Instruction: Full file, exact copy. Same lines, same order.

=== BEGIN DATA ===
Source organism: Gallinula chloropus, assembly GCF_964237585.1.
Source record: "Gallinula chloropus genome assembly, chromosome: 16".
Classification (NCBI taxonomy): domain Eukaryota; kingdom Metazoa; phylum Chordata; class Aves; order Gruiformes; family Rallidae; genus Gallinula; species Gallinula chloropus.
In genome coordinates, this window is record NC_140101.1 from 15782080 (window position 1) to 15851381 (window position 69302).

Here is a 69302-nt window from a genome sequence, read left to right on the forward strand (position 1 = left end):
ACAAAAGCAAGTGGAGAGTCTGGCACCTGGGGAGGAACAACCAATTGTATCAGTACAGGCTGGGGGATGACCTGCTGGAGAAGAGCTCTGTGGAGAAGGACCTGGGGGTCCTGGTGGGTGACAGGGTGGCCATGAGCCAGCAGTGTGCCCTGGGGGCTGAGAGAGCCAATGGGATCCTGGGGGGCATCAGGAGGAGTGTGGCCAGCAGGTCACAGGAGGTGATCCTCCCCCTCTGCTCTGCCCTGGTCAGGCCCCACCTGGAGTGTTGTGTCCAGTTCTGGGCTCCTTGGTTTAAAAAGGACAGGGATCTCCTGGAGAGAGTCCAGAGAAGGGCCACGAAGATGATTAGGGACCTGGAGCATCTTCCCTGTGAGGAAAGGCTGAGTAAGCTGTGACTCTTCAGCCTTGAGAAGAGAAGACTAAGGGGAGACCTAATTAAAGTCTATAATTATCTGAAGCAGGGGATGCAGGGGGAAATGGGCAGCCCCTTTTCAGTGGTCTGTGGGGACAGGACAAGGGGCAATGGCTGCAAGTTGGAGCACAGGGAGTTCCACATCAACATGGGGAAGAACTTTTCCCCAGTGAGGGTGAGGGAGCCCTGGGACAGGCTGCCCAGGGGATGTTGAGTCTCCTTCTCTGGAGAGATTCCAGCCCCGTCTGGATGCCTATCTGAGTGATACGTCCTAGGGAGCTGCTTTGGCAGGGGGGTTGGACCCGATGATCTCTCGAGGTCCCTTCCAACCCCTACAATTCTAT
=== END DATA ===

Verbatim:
Source organism: Gallinula chloropus, assembly GCF_964237585.1.
Source record: "Gallinula chloropus genome assembly, chromosome: 16".
Classification (NCBI taxonomy): domain Eukaryota; kingdom Metazoa; phylum Chordata; class Aves; order Gruiformes; family Rallidae; genus Gallinula; species Gallinula chloropus.
In genome coordinates, this window is record NC_140101.1 from 15782080 (window position 1) to 15851381 (window position 69302).

Here is a 69302-nt window from a genome sequence, read left to right on the forward strand (position 1 = left end):
ACAAAAGCAAGTGGAGAGTCTGGCACCTGGGGAGGAACAACCAATTGTATCAGTACAGGCTGGGGGATGACCTGCTGGAGAAGAGCTCTGTGGAGAAGGACCTGGGGGTCCTGGTGGGTGACAGGGTGGCCATGAGCCAGCAGTGTGCCCTGGGGGCTGAGAGAGCCAATGGGATCCTGGGGGGCATCAGGAGGAGTGTGGCCAGCAGGTCACAGGAGGTGATCCTCCCCCTCTGCTCTGCCCTGGTCAGGCCCCACCTGGAGTGTTGTGTCCAGTTCTGGGCTCCTTGGTTTAAAAAGGACAGGGATCTCCTGGAGAGAGTCCAGAGAAGGGCCACGAAGATGATTAGGGACCTGGAGCATCTTCCCTGTGAGGAAAGGCTGAGTAAGCTGTGACTCTTCAGCCTTGAGAAGAGAAGACTAAGGGGAGACCTAATTAAAGTCTATAATTATCTGAAGCAGGGGATGCAGGGGGAAATGGGCAGCCCCTTTTCAGTGGTCTGTGGGGACAGGACAAGGGGCAATGGCTGCAAGTTGGAGCACAGGGAGTTCCACATCAACATGGGGAAGAACTTTTCCCCAGTGAGGGTGAGGGAGCCCTGGGACAGGCTGCCCAGGGGATGTTGAGTCTCCTTCTCTGGAGAGATTCCAGCCCCGTCTGGATGCCTATCTGAGTGATACGTCCTAGGGAGCTGCTTTGGCAGGGGGGTTGGACCCGATGATCTCTCGAGGTCCCTTCCAACCCCTACAATTCTAT